From iPads to Xboxes, the modern child has a vast array of electronic media to help alleviate boredom, pass the time and play online games. Parents may often wonder about the impact such activities can have on their children’s brain development, behaviour and learning.
Now Labour’s shadow education minister Tristram Hunt has suggested that children need lessons in how to concentrate, because of their increased use of social media.
As always these issues are complex, have been discussed emotively in the press and can be easily misunderstood. Television viewing is an excellent example of this. Most studies find a small but negative link between total numbers of hours of television viewing and academic achievement.
But when research studies control for characteristics of the child such as IQ and socioeconomic status those differences usually disappear.
In addition, the content of what is viewed is also highly-relevant, with viewing of educational programmes positively linked to academic achievement. Viewing of entertainment programmes is negatively linked to academic achievement.
The links are negative when television displaces more cognitively enriching experiences, such as asking questions of a parent or grandparent. But they are positive when television provides experiences that are not readily available to the children through other means.
The use of electronic media, especially gaming, can improve cognitive development in children, especially visual and spatial skills, mental rotation (required by the game Tetris) and problem solving.
For example, adults gamers have better hand-eye coordination and reaction time than non-gamers. Research also shows that these positive developments can be demonstrated in children. One study found that after just 11 sessions of playing Tetris for 30 minutes, primary school-aged children demonstrated improved scores on a paper and pencil test of mental rotation, compared to a control group who did not play Tetris.
Despite the positive evidence for the impact of electronic media on cognitive skills, a key issue is whether those skills transfer beyond gaming into everyday life. There is evidence that viewing educational TV programmes can enhance transference to other learning. One US study showed that watching a maths programme in schools for six weeks led to improved performance on maths problems not shown in the programme.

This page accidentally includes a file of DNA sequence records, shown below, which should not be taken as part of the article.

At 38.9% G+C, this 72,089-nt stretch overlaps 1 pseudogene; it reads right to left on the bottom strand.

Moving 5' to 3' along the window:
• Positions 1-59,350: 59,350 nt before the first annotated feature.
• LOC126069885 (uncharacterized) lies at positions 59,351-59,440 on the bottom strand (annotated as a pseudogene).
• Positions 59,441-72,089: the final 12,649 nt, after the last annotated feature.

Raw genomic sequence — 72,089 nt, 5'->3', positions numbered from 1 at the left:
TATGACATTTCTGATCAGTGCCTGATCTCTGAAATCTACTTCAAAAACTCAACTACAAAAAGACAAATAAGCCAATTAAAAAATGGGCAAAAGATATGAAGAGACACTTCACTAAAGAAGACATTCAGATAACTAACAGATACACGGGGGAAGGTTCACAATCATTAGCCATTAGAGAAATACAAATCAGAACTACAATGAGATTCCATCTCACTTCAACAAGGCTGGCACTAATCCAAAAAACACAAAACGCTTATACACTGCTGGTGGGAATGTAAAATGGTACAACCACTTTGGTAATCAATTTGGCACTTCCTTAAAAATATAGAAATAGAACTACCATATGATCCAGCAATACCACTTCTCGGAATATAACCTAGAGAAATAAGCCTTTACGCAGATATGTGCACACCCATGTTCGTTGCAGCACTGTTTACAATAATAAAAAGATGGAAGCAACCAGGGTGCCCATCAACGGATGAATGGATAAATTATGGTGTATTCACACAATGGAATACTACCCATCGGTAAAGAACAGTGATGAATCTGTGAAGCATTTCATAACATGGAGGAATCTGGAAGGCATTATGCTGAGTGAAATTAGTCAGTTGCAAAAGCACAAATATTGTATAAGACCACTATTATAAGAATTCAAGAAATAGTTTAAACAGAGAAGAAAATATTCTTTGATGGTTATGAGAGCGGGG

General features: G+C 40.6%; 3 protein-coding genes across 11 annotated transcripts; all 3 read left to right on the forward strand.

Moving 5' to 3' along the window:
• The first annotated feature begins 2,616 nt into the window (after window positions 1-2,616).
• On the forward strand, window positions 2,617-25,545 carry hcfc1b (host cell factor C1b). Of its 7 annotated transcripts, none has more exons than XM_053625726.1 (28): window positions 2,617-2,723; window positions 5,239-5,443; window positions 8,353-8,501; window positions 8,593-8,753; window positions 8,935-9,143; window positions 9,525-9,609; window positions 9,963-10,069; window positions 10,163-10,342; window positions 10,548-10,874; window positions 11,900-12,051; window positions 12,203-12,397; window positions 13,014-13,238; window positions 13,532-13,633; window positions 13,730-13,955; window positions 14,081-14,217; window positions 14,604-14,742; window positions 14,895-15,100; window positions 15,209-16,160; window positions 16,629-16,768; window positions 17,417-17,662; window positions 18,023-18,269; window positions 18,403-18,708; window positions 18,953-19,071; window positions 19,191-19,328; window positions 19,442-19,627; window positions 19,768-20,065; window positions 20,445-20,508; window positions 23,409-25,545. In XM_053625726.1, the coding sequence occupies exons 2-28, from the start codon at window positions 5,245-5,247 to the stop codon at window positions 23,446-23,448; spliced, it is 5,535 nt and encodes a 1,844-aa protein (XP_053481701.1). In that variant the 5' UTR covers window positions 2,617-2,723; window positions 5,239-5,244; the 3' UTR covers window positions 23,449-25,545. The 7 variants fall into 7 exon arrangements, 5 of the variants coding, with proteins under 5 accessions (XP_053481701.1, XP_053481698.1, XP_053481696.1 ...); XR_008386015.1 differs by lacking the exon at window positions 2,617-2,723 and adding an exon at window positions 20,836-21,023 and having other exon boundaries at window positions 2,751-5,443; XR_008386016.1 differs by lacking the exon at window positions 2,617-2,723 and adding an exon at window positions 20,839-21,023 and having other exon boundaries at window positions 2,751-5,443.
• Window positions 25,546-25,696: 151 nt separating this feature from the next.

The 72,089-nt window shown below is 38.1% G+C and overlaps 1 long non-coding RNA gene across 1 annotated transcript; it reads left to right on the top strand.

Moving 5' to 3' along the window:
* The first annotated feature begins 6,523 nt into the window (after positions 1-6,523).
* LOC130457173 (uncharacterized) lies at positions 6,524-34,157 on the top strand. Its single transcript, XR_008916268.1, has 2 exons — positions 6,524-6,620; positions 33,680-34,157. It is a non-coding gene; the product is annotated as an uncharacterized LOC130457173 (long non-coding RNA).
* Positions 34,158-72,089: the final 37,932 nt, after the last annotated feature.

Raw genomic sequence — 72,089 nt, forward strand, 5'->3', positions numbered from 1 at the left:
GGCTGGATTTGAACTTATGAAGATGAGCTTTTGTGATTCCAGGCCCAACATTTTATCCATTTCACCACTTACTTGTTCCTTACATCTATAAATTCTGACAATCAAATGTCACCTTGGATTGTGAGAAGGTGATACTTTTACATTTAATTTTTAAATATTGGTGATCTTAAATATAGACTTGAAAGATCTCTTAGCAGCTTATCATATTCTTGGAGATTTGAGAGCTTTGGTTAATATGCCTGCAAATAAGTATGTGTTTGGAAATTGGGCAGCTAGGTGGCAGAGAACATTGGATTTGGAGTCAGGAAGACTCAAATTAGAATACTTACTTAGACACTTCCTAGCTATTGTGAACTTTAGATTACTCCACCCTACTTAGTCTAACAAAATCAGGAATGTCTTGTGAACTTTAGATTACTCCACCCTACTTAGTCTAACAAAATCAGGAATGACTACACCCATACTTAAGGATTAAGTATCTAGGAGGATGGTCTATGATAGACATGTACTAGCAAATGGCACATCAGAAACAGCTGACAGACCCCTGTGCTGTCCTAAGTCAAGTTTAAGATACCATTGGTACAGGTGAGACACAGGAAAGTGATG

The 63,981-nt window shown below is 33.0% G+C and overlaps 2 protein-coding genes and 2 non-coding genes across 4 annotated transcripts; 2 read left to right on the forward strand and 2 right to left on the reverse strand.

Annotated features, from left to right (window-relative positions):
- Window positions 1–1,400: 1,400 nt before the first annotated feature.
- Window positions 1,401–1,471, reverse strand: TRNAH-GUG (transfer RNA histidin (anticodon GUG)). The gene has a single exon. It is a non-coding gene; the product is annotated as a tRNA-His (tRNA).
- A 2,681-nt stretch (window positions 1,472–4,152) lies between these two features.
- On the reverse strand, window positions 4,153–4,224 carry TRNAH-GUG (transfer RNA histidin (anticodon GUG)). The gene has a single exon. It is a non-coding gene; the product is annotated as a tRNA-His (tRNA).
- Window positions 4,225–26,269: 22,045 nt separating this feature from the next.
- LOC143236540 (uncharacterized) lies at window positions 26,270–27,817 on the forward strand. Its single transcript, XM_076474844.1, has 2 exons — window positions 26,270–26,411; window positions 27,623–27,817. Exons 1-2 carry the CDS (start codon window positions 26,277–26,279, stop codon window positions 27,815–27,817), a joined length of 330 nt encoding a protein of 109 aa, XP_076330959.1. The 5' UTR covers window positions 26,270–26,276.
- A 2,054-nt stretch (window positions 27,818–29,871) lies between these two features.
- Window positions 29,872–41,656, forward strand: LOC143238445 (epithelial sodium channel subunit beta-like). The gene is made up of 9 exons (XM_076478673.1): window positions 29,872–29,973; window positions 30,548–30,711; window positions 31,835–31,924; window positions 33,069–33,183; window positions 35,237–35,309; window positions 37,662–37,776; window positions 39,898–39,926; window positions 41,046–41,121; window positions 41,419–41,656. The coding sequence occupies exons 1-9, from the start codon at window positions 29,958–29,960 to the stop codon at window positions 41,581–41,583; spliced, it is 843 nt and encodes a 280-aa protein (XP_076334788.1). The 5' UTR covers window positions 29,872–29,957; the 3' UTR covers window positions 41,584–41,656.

Other researchers have found that playing computer games improved adolescents’ performance on computer-based educational tasks. In one study, students either played with a puzzle or adventure computer game. The students who played the computer game performed better in a subsequent problem-solving task than those who played with the puzzle.
These results are consistent with the view that exposure to electronic media may facilitate learning of other similar tasks, and may also allow users to learn more effectively from exposure to electronic media in the future.
But despite the many potential benefits, concerns still remain about the impact on attention spans. One study found greater TV viewing among children with attention problems. Yet the relationship disappeared when the researchers controlled for differences in maternal education, which was lower in mothers of children with poorer attention.
Oher research has found a link between TV exposure and subsequent attention. One important study found that TV exposure at age 14 did predict attention problems at age 16, even after controlling for important child and family variables. Children who watched more than three hours a day were at greatest risk.
Few researchers have examined links between other electronic media and attention, but one study did find an association between gaming and attention. Adolescents gaming for more than one hour a day displayed poorer attention, but there was no association between internet use and attention.
While there are obvious benefits to the use of electronic media, there is also the potential for a negative impact of over-exposure on attention. Yet with suitable content – educational rather than entertainment – appropriate control and parental supervision, it should be possible to derive benefits from electronic media while avoiding its detrimental influences.
But it is difficult to determine whether interventions focused on enhancing children’s attention will be effective or are even necessary. The crux of the matter is that the children of today and the workers of tomorrow are going to be required to work in a more fragmented and multi-tasking environment requiring shorter overall concentration.
It is sobering, however, to reflect on over 40 years of research on parental monitoring of media use which suggests that less than 50% of parents enforce usage limits or discuss content with their children. I therefore encourage parents not to worry, but to monitor their children’s use of electronic media and take time to understand what Angry Birds is actually all about.